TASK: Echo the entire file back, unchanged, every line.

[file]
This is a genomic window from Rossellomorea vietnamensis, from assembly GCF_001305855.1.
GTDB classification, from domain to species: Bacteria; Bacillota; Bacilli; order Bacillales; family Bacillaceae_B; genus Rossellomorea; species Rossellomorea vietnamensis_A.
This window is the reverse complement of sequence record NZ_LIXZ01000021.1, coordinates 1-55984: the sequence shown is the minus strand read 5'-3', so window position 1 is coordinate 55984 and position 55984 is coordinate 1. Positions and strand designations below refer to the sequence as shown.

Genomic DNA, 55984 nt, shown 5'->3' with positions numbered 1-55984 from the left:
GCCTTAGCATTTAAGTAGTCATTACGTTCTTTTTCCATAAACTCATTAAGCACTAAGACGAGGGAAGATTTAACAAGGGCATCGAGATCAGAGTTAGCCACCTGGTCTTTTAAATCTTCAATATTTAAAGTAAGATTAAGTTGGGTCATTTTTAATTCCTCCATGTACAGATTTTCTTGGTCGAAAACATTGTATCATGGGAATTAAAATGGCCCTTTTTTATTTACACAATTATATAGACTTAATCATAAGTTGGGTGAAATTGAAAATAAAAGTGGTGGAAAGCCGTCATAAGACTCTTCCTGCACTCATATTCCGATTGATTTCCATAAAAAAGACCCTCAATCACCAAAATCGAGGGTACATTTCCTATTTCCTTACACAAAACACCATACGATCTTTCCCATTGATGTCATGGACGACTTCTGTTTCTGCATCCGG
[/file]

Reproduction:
This is a genomic window from Rossellomorea vietnamensis, from assembly GCF_001305855.1.
GTDB classification, from domain to species: Bacteria; Bacillota; Bacilli; order Bacillales; family Bacillaceae_B; genus Rossellomorea; species Rossellomorea vietnamensis_A.
This window is the reverse complement of sequence record NZ_LIXZ01000021.1, coordinates 1-55984: the sequence shown is the minus strand read 5'-3', so window position 1 is coordinate 55984 and position 55984 is coordinate 1. Positions and strand designations below refer to the sequence as shown.

Genomic DNA, 55984 nt, shown 5'->3' with positions numbered 1-55984 from the left:
GCCTTAGCATTTAAGTAGTCATTACGTTCTTTTTCCATAAACTCATTAAGCACTAAGACGAGGGAAGATTTAACAAGGGCATCGAGATCAGAGTTAGCCACCTGGTCTTTTAAATCTTCAATATTTAAAGTAAGATTAAGTTGGGTCATTTTTAATTCCTCCATGTACAGATTTTCTTGGTCGAAAACATTGTATCATGGGAATTAAAATGGCCCTTTTTTATTTACACAATTATATAGACTTAATCATAAGTTGGGTGAAATTGAAAATAAAAGTGGTGGAAAGCCGTCATAAGACTCTTCCTGCACTCATATTCCGATTGATTTCCATAAAAAAGACCCTCAATCACCAAAATCGAGGGTACATTTCCTATTTCCTTACACAAAACACCATACGATCTTTCCCATTGATGTCATGGACGACTTCTGTTTCTGCATCCGG